Bible: Song of Heshbon (From Hebrew)

This may or may not be a very old text, but I think it is. As befits an old text, there are points of obscurity. Scholarly opinion is much divided as to what exactly it is: a taunt-song celebrating an Israelite victory over Sihon, an ancient Amorite victory-song celebrating Sihon's victory over Moab, an Israelite victory song celebrating the conquest of Moab, or a taunt-song referring to the defeat of Moab by some non-Israelite enemy. The great uncertainty is a function of the obscurity of several components of the last verse, where a text that ceased to be intelligible spawned multiple different attempts to make sense of it. As far as the redactor of the prose text is concerned, it celebrates an Amorite victory over Moab. Its purpose in the Book of Numbers does not seem mysterious. Heshbon was a great Amorite city, apparently famous in song for how its king wrested land from the Moabites. For the Israelites to be written into the story as a people that did to Sihon what he did to Moab magnifies their stature, and de-fangs the song of Sihon's accomplishments into mere prelude to his downfall. At some point before the close of the Masoretic period, this ceased to be understood, resulting in a revocalization of the key word ונירם as if it were a verb and messing up the rhythm.

If it is an adaptation into Judean Canaanite of a passage from what was once a well-known Amorite epic, it may be counted the first known instance of literary translation in Jewish history. Then again, I'm not quite sure the party that sutured this passage into the Book of Numbers even conceived of Amorite and Judean as entitely different languages from each other. It's tempting, but probably pointless, to ask how different might the "real" original have been. Perhaps enormously, and perhaps not very.

At verse 28 I emend בלעה for בעלי per the LXX and follow a version of Hanson's reconstruction in this and much else including the ending. At 17 the MT's parsing of the opening of the poetic passage is screwy. The Masoretic accents make perfectly good sense as is (something like "Come to Heshbon! Let the city of Sihon be built and stand firm.") But poetically it seems like it would work better to shift the ʔaṯnåḥ over to תבנה. (This would require making באו חשבון a level 2 conjunctive-disjunctive unit, and letting ותכונן stand as an unbound disjunctive.) So hypothetically, I think: בֹּ֥אוּ חֶשְׁבּ֖וֹן תִּבָּנֶ֑ה וְתִכּוֹנֵ֖ן עִ֥יר סִיחֽוֹן׃. This gives a neater syntactic balance, and the two clauses stand in chiastic relationship to each other. Perhaps the habit of joining תיבנה ותיכנה (as e.g. when mentioning Jerusalem among some Mizrahim, as a friend informs me) gave the Masoretes a sense — at a late date — that those two verbs had to stand as a single conjunctive-disjunctive phrase.

I have translated the text according to this hypothetical reconstruction of the original parsing, and with heavy emendation. But in my recording, I have allowed the Masoretic text to stand as is. This is because, when I do Tiberian readings to accompany my translations of Biblical verse, my principle is to let the MT stand in the audio reading without emendation of any kind— no matter how obviously garbled a given word or passage may be. The Tiberian reading is a descendant of, and liturgical heir to, the "proto-Masoretic" reading tradition cultivated in priestly circles of the Second Temple. Particular effort was expended to stabilize and preserve it in the Middle Ages (obviously, without success). Tiberian Hebrew being the most direct heir to the priestly reading of the temple, it seems proper for a reading in it to respect the Masoretic text with all its quirks and wrinkles.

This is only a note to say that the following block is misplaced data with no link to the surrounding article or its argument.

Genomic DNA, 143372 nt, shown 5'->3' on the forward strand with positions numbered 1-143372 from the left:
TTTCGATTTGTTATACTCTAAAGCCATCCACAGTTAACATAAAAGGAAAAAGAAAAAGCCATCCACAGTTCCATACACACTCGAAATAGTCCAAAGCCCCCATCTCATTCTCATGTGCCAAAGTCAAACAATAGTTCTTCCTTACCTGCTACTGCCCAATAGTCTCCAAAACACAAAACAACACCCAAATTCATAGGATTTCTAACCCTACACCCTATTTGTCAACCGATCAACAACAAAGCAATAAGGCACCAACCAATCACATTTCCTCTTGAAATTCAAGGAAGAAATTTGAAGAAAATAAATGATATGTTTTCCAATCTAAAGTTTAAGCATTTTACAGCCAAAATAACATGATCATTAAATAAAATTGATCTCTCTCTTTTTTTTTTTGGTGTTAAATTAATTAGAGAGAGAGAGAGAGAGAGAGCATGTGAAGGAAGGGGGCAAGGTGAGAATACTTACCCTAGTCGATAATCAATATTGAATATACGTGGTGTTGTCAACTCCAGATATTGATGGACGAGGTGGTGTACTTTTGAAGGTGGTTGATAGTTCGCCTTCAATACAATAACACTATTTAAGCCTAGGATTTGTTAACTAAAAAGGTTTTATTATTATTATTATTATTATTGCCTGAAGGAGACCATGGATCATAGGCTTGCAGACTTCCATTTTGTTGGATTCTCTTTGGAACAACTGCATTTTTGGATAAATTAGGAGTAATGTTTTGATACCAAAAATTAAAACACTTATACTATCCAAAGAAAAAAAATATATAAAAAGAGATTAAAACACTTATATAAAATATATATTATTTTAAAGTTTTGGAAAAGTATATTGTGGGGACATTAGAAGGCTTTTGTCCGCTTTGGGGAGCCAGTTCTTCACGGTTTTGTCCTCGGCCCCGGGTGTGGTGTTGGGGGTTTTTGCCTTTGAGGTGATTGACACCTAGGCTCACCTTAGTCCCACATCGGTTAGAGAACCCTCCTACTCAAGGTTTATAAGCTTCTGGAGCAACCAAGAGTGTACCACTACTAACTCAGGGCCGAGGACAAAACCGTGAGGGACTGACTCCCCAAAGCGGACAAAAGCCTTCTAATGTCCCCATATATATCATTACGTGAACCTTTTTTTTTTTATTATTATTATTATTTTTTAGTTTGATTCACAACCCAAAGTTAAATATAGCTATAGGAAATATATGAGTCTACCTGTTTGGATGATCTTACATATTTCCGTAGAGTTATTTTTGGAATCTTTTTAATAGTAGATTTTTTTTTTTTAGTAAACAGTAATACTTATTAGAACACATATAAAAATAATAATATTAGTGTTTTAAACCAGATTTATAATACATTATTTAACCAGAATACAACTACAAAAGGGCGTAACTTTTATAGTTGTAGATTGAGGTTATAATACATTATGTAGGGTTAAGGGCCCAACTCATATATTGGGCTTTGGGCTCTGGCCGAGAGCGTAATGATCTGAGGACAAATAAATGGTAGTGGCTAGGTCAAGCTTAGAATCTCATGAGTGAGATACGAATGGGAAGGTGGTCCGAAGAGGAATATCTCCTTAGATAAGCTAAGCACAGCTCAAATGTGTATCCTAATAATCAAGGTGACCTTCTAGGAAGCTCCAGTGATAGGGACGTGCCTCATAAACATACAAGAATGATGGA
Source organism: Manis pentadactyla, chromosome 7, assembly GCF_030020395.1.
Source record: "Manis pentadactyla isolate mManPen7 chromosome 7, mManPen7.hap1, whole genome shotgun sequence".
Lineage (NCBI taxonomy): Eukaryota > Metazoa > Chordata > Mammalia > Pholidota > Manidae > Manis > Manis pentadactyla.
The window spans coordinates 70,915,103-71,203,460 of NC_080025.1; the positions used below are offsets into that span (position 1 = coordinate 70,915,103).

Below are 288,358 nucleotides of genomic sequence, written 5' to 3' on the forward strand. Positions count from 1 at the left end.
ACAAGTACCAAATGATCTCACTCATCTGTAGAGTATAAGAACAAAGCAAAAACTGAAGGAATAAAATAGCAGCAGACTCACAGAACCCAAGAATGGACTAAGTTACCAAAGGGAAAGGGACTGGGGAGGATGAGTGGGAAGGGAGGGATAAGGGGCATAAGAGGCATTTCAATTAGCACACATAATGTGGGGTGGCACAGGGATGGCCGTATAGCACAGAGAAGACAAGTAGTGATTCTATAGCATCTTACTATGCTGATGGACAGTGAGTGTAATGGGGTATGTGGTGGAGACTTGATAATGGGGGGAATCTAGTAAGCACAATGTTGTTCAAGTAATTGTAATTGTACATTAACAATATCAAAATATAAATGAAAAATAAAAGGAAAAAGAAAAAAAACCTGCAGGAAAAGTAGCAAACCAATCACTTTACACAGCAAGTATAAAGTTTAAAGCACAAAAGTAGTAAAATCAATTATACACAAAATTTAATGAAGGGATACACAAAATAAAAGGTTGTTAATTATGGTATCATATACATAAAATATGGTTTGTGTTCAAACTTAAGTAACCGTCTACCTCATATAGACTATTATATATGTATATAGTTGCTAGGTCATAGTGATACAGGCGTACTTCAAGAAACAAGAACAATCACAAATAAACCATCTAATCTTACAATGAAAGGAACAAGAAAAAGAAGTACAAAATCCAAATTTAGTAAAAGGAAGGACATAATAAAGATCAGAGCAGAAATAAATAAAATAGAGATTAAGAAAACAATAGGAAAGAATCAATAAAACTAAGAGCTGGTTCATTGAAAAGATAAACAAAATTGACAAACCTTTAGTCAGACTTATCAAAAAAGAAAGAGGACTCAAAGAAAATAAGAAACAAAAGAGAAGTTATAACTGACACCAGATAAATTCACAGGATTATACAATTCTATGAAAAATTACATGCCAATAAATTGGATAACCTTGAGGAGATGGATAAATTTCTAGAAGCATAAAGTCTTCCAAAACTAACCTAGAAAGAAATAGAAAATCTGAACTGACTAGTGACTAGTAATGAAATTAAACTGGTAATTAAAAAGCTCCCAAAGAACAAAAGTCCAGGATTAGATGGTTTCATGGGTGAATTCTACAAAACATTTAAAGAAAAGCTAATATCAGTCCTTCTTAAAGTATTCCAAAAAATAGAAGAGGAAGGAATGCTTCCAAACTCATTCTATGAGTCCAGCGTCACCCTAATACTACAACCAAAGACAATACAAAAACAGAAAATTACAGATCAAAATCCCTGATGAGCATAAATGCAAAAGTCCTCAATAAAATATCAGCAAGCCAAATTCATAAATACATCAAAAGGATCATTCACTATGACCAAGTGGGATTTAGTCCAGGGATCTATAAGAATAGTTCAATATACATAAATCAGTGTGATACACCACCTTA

I've translated the poetic passage into a slightly loose accentual alliterative meter of the kind known from early Germanic.

Audio recording of the original text read in Tiberian Hebrew:

The Song of Heshbon: The Amorites' Defeat of Moab
Numbers 21:26-30
Translated by A.Z. Foreman

Heshbon is the city of Sihon, king of the Amorites. He had battled the first king of Moab and wrested all the land from him as far as the Arnon. So the tale-singers tell it:

Come to Heshbon  be it built high
 Let the city of Sihon  stand unshaken. 
A fire has burst  forth from Heshbon,
 A flame from the town  of towering Sihon.
It consumed all  of Ar in Moab,
 swallowed whole  the heights of Arnon.
Woe is you  wallowing Moab.
 People of Chemosh your kind is done. 
He has turned his sons  to sorry refugees
 surrendered his daughters  as slaves to a king
  to the Amorite sire,  to King Sihon.
Their yoke is done  from Heshbon to Dibon.
 Chemosh annulled  from Nofah to Medba.

The Original: (Masoretic Text)

כִּ֣י חֶשְׁבּ֔וֹן עִ֗יר סִיחֹ֛ן מֶ֥לֶךְ הָאֱמֹרִ֖י הִ֑וא וְה֣וּא נִלְחַ֗ם בְּמֶ֤לֶךְ מוֹאָב֙ הָֽרִאשׁ֔וֹן וַיִּקַּ֧ח אֶת־כׇּל־אַרְצ֛וֹ מִיָּד֖וֹ עַד־אַרְנֹֽן׃ עַל־כֵּ֛ן יֹאמְר֥וּ הַמֹּשְׁלִ֖ים 

בֹּ֣אוּ חֶשְׁבּ֑וֹן תִּבָּנֶ֥ה וְתִכּוֹנֵ֖ן עִ֥יר סִיחֽוֹן׃ 
כִּי־אֵשׁ֙ יָֽצְאָ֣ה מֵֽחֶשְׁבּ֔וֹן לֶהָבָ֖ה מִקִּרְיַ֣ת סִיחֹ֑ן 
אָֽכְלָה֙ עָ֣ר מוֹאָ֔ב בַּעֲלֵ֖י בָּמ֥וֹת אַרְנֹֽן׃ 
אוֹי־לְךָ֣ מוֹאָ֔ב אָבַ֖דְתָּ עַם־כְּמ֑וֹשׁ 
נָתַ֨ן בָּנָ֤יו פְּלֵיטִם֙ וּבְנֹתָ֣יו בַּשְּׁבִ֔ית לְמֶ֥לֶךְ אֱמֹרִ֖י סִיחֽוֹן׃ 
וַנִּירָ֛ם אָבַ֥ד חֶשְׁבּ֖וֹן עַד־דִּיבֹ֑ן 
וַנַּשִּׁ֣ים עַד־נֹ֔פַח אֲשֶׁ֖רׄ עַד־מֵֽידְבָֽא׃


כי חשבון עיר סיחן מלך האמרי הוא והוא נלחם במלך מואב הראשון ויקח את כל ארצו מידו עד ארנן על כן יאמרו המשלים

באו חשבון תבנה     ותכונן עיר סיחון
אש יצאה מחשבון    להבה מקרית סיחן
אכלה ער מואב    בלעה במות ארנן
אוי לך מלך מואב   אבדת עם כמוש
נתן בניו פליטם      ובנתיו בשבית לסיחון
נירם אבד   חשבון עד דיבן
נשם כמוש   נפח עד מידבא

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